Electrolytes are Important
Electrolytes help are body function are especially important to replenish for athletes. These chemicals keep our muscles and budy functions running smoothly.
What are electrolytes?
Electrolytes are small chemicals in urine, blood, and body fluids that make our bodies work and our cells to function properly. They move water and fluids in the body, regulate nerve and muscle function, and generate electricity.
Electrolytes are controlled by a variety of hormones that are mostly manufactured in the adrenal glands and kidneys. Specialized kidney cells have sensors that monitor the amount of sodium, potassium, and water in the bloodstream, filters electrolytes from blood, returns some, and excretes the excess into the urine.
Sodium is found in the plasma outside the cell, and water goes where sodium goes. Sodium is an important electrolyte that allows muscles to fire, the brain and heart to work, and helps with electrical signals in the body including the nervous system,.
Potassium is concentrated inside the body's cells and is also essential in generating electricity for the brain and muscles to function and regulating the heartbeat to decrease the possibility of irregular heartbeats.
Our bones store calcium in the body. The hormone calcitonin promotes bone growth and decreases the blood's calcium levels. Parathyroid hormone does the opposite. Calcium binds to the proteins in the bloodstream and is required for the formation of teeth and bone, blood clotting, muscle function, normal heart rhythm, and more.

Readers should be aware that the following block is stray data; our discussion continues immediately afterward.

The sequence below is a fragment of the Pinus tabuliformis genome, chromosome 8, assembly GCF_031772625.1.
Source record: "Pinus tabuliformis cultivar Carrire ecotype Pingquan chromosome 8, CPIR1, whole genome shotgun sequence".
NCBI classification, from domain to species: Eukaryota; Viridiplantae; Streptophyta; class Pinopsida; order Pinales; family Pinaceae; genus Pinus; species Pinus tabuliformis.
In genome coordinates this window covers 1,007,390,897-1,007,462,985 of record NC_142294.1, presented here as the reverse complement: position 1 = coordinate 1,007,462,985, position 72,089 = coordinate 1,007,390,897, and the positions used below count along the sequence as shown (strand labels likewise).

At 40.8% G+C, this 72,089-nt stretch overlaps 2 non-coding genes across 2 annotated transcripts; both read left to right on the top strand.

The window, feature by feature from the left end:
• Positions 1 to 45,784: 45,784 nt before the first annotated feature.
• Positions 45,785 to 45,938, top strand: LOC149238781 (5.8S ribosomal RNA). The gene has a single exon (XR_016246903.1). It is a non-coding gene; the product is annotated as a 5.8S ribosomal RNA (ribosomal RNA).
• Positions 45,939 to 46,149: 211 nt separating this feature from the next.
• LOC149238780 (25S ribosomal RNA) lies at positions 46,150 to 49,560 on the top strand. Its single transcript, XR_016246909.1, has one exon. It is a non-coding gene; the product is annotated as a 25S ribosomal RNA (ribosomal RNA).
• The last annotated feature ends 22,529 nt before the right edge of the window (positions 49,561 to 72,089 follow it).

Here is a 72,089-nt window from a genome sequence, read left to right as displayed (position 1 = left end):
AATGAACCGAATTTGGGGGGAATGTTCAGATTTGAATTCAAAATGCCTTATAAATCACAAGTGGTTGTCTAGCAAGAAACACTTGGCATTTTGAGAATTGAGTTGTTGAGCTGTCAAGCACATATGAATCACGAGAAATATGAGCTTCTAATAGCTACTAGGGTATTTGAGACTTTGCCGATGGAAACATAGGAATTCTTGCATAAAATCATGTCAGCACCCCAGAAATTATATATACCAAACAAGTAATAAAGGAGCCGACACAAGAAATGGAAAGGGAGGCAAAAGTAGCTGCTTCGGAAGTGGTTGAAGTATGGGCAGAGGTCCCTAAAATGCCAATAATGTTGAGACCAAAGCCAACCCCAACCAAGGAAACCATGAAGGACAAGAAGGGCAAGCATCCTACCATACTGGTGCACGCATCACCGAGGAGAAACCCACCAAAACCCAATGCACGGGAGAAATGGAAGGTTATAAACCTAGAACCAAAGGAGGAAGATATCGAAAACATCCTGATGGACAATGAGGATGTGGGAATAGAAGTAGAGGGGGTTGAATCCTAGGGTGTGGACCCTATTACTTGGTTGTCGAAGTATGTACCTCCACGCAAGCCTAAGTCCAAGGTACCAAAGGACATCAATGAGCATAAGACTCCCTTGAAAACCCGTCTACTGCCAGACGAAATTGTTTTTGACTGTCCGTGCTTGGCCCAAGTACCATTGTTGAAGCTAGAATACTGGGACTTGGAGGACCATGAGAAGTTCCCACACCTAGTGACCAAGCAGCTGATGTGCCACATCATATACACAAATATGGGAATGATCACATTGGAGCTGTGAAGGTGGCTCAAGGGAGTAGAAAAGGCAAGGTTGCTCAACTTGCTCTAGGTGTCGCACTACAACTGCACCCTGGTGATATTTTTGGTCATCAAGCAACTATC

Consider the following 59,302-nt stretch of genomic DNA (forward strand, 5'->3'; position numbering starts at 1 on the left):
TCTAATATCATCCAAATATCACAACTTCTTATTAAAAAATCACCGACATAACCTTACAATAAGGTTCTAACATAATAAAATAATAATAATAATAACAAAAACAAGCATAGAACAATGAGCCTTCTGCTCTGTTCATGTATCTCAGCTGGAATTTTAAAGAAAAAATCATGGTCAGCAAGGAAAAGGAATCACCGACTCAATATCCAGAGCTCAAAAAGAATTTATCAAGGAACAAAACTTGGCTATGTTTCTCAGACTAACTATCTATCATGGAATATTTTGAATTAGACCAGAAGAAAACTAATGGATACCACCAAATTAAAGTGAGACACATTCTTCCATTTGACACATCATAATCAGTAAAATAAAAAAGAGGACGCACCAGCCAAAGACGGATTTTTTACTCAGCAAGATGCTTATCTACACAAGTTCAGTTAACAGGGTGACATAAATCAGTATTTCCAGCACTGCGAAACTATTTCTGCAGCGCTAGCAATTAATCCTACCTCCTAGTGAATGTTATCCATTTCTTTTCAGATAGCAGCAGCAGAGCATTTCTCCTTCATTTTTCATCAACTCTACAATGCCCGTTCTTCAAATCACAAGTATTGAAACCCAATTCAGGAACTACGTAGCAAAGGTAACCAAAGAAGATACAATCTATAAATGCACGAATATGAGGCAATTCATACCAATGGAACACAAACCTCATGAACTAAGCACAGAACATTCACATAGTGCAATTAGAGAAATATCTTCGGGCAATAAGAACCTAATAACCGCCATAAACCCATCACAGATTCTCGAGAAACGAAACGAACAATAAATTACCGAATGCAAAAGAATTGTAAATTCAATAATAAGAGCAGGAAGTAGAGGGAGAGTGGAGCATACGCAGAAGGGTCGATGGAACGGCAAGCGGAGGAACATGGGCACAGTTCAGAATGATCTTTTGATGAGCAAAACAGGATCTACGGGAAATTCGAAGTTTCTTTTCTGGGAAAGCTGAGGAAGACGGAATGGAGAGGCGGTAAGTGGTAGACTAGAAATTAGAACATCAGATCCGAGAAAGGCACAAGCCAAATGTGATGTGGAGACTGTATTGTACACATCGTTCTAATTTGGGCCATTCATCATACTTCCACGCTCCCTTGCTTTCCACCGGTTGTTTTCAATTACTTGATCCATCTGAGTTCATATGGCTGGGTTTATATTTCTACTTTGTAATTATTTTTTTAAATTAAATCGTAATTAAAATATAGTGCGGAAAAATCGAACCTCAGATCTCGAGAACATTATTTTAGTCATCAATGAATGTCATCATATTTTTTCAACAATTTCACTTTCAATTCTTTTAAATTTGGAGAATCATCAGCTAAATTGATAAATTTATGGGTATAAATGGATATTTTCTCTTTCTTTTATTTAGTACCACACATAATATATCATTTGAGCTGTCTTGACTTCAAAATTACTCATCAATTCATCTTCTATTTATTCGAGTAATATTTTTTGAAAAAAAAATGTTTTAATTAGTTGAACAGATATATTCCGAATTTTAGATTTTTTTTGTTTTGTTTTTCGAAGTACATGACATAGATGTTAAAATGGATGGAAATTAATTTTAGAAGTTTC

Bicarbonate is a component that keeps the acid-base status of the body in balance. Chlorine, magnesium, and phosphate are also electrolytes.
Causes of Electrolyte Imbalance
Some medicines, dehydration, diarrhea, sweating, vomiting, over-exercising, heat exposure, or disorders of kidneys, heart, or liver can cause that to happen. An electrolyte imbalance must be treated to avoid dizziness, cramps, irregular heartbeat, and possibly death.
Where They're Found
Eating a balanced diet with a variety of foods normally keeps a person from developing a nutritional disorder or a major mineral deficiency. Vegetarians, for example, are at risk for iron deficiency.
Sodium is found in salt, beef, pork, cheese, sardines, nuts, sauerkraut, green olives, butter or margarine, canned and processed foods, etc. However, high blood pressure and other conditions require you to limit your sodium.
Potassium is in milk and other dairy products, meats, nuts, tomatoes, bananas, oranges, melons, potatoes, prunes, spinach and other leafy greens, beans, etc.
Calcium is also in milk as well as fish eaten with bones (example: sardines), eggs, fortified products, fruits, vegetables, beans, etc.
Supplements & Drinks
Consuming large amounts of mineral supplements may have harmful toxic effects, and the dosage should be regulated by your physician.
There have been many sports drinks developed over the years, and the brand new one is NASA's The Right Stuff, which is promoted as what the astronauts drink. It is said to deliver 20% more endurance than other sports drinks from its particular isotonic concentration of electrolytes and carbohydrates.
People with certain medical problems such as diabetes, though, have to be aware of the amount of sugar in most of these drinks. Pediatricians do not recommend sports drinks for sick children because of high sugar concentration, and they recommend Pedialyte instead.
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